John Droz has shared a disturbing story about an interaction with “a senior person” from the National Academy of Science in a post on energyblogs.com titled The Corruption of our National Academies. It seems that John, who has expertise in renewable energy systems, had some strong reservations about the quality of the science underlying an NAS report titled America’s Energy Future: Electricity from Renewables: Technology Opportunities, Risks, and Tradeoffs.
John was interested in finding out more about the study’s methods, conflicts of interest among reviewers, review comments, and other fairly standard information about a report that provides policy recommendations that are supposed to be based on the best available science. I will let you go and read John’s story for yourself, but here is a pertinent quote:
I was surprised that such a PR piece had been released by the Academies, and decided to investigate whether this was an aberration, or a degradation of standards. I was put in touch with a senior person at the Academies — we’ll play Dear Abby here and (to protect the innocent) call him “Dr. D.”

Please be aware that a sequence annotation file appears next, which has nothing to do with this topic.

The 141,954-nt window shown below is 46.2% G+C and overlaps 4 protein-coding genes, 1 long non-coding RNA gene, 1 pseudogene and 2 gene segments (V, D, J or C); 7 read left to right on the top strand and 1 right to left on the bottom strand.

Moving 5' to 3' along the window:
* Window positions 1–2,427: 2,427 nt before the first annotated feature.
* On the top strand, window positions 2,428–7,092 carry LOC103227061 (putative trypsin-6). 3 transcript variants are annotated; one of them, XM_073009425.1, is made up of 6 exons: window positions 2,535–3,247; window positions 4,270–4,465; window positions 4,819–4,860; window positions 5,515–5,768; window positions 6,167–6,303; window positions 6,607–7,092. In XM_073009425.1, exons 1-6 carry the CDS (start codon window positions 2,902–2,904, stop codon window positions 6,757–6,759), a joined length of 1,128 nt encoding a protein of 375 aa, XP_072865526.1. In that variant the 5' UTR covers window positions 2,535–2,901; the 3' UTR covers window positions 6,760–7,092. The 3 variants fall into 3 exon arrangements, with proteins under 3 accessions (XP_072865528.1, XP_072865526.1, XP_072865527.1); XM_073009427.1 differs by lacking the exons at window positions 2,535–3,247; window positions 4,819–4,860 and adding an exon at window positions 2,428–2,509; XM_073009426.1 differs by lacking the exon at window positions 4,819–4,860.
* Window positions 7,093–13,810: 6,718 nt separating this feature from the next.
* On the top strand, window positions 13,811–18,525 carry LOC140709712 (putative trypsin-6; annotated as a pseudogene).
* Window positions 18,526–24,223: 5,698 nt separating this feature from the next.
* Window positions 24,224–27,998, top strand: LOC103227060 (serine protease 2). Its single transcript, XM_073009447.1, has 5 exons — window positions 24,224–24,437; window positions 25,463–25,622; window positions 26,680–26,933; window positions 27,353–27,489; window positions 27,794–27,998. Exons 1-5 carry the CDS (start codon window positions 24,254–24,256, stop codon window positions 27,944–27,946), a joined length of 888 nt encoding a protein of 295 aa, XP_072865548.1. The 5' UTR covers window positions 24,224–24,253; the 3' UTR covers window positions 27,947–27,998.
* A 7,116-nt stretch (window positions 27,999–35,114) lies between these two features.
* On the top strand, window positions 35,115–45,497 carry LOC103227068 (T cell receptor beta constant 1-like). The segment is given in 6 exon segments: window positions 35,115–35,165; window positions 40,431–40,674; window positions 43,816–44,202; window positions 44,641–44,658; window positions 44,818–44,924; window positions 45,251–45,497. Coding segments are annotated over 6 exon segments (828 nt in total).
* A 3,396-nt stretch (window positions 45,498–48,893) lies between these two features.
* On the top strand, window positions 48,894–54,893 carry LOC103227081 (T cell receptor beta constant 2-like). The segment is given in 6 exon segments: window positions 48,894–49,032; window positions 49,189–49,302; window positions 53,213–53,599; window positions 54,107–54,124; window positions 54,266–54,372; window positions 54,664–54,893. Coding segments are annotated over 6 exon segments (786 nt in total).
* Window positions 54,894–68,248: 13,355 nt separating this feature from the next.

I had several lengthy correspondences with Dr. D, and the more I heard, the more concerned I became. In the beginning, after I objected to the lack of science and objectivity in this report, Dr. D tried to dismiss my contentions by stating that I simply didn’t like its conclusions.
That, of course, was a disingenuous response, as I had said nothing about the report’s conclusions, and had focused my comments on its methodology. Unfortunately, this was a sign of similar foolishness to come.
John’s experience may be an aberration, but it might also indicate a wider problem that needs further investigation and action. We must continue to reinforce the notion that there really are some facts in the world that can be discovered. We do not have to make decisions based on unsupportable opinions and we definitely should not be making decisions based on protecting narrow economic interests that put the interests of millions of other people into a secondary position.